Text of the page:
As an education major in college, we were drilled in lesson design. As a classroom teacher, home-schooler, play director, coach, and group leader, I’ve designed and taught many lesson plans. As a substitute teacher, I’ve followed other educators plans. From these experiences, I developed my own format of lesson plan, based upon my education and experience.
I will share my rubric for designing a lesson and teaching it. I will also list do’s and don’ts that will be helpful to anyone who guides, teaches or coaches students. This rubric will work for teachers, scout leaders, sports coaches, 4H leaders, Sunday School leaders and any one who works or volunteers with students of any age.
1) Know your group: age, ability level, prior instruction, dynamics (how they interact together), experience.
2) Know your time frame. How much time do your have? What is the schedule of events? How does this fit in the format of the day? You need to establish how much time you will have, but also what factors will affect students’ ability to concentrate.
3) Talk with them, not at them. Treat students like collaborators on a project or fellow researchers. Speak to them with dignity and encourage pride in their work.
3) Connect with students. Make an effort to know students by name. Assess your class and see how receptive, interested or engaged they are. Watch for two kinds of students: unruly or withdrawn. Both of these will need to be monitored. The unruly will disturb the lesson and the withdrawn won’t get it. Here’s how to manage both kinds:
Unruly–Don’t let them run the show and interrupt. You be in charge. This makes everyone more comfortable and shows them what to expect. Never yell, demand or argue with a student. Just give them a choice. If they interrupt, ask them to sit out and show kids how to ignore and keep going. Don’t let them distract you from your purpose. Give the cooperative ones your attention.
Withdrawn–Bring them nearer to you and help them to feel comfortable. Don’t coddle, just try to keep them focused.
4) Establish your purpose. Is it to: teach a dance step, soccer move, write a letter, analyze a novel, conduct an experiment, or map Europe, etc. Tell students what you are going to work on. Stay focused on that purpose. If you stay on-task, students will also. They will comprehend the material better also.
5) Begin the lesson with something that gets their attention and lets them know what direction you’ll be going. You can demonstrate something or pass around an object. This is a time for some review, but don’t spend too much time rehashing if they got it well before. If they were a bit confused, try to review, but in a new way.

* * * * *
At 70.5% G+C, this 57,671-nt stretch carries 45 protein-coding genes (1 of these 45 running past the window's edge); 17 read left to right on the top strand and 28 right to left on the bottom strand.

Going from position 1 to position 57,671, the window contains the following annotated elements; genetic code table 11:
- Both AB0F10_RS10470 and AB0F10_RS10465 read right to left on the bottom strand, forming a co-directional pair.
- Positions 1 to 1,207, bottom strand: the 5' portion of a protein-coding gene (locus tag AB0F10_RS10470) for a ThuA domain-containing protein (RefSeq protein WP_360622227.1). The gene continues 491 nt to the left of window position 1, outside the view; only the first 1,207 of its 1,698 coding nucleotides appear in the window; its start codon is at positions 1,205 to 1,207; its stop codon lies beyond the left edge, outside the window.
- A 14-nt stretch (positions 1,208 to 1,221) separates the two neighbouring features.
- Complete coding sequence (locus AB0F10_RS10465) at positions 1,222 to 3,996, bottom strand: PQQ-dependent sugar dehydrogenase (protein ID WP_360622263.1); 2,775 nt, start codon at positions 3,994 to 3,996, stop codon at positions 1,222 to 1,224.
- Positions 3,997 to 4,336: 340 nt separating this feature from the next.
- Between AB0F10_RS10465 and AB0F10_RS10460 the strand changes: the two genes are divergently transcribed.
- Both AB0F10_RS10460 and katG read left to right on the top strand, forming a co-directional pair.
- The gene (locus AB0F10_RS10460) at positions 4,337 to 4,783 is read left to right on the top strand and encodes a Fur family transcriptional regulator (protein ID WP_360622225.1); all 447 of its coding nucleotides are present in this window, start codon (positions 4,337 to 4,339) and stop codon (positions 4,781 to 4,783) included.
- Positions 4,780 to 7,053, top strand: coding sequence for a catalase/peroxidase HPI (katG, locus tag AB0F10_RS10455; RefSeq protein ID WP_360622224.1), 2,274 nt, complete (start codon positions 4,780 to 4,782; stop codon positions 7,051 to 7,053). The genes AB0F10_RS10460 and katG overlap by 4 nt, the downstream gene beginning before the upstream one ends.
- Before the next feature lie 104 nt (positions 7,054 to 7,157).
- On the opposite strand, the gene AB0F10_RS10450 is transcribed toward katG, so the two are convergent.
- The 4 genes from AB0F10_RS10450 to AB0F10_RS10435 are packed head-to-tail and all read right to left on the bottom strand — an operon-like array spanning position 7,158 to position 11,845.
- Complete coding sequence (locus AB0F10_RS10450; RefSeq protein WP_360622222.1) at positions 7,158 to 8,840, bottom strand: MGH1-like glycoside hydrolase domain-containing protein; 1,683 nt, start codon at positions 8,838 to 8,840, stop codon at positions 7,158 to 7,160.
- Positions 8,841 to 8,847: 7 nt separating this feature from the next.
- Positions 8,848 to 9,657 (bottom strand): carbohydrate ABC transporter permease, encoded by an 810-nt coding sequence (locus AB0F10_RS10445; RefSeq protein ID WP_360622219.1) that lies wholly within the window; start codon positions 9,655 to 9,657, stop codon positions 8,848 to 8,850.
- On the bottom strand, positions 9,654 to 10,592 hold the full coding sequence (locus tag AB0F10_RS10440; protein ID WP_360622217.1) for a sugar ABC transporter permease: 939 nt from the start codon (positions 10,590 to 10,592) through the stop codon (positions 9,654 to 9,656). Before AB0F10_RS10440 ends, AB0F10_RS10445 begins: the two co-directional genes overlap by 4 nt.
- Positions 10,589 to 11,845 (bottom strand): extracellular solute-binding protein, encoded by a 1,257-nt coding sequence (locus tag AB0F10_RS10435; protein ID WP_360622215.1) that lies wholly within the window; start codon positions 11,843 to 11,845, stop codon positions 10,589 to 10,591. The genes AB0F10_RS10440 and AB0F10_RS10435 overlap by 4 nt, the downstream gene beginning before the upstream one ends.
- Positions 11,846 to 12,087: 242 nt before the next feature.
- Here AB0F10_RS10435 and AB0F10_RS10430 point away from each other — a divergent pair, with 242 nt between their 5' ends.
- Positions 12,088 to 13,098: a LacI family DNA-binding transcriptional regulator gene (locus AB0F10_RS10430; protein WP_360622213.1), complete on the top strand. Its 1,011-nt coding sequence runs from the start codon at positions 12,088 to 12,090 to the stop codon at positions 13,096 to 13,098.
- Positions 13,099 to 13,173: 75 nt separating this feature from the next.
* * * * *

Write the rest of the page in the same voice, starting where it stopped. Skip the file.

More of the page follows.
You can also ask an engaging question, or recall something they can relate to. We call some of these ‘text-to-text’, ‘text-to-life’ or ‘text-to-self- connections. We also used to call it ‘accessing prior knowledge’ or the ‘anticipatory set’ which meant finding out what they know about what you will teach. How can you relate what you have read, studied, or done before to what you will do now?
For example: Math: ‘We multiplied fractions last week and you all did really well. (do a quick review) Today, we will divide fractions and I promise, you’ll love it! It’s just like multiplying and it’s so easy!’ Social Studies: ‘We will go on a virtual tour (reading in the book- but give it a fun name) of Ethiopia today. What are some ways our life may differ from their’s? (Text -to-self) Science Please pass these rock samples around and let’s decide which group they belong to.’
6) Demonstrate what students need do. Use as many hands-on, interactive materials and activities as possible. Listen to them and let them respond.
7) Be responsive and helpful. If they have a worksheet do a few with them. If they need to imitate something, show them step by step what to do. Help as much as possible.
8) Check each student’s grasp of the concept. Make suggestions and provide specific feedback. Don’t embarrass or be judge mental. Call other students’ attention to individuals who seem to ‘get it’. Try to share something positive from as many students as possible. For example: Writing “I’m seeing such depth in these Haiku’s that you are writing. May I share some?
9) Assign independent practice. When most of the students have the hang of what to do, let them practice on their own or in groups as appropriate. This gives some time to help those who may be struggling.
10) If homework is assigned, be sure that it is interesting and appropriate. If they didn’t get it, more of the same won’t help. If they were beginning to catch on, some extra practice will help, but don’t throw in lots of extraneous things that have nothing to do with the lesson. If they got it, a little practice might solidify the concept, but lots more of the same will just be dull and annoying.
Lastly, be prepared, organized, professional and adaptable. And don’t be too hard on yourself. Even the best plan just may not work as expected. Do your best and have fun!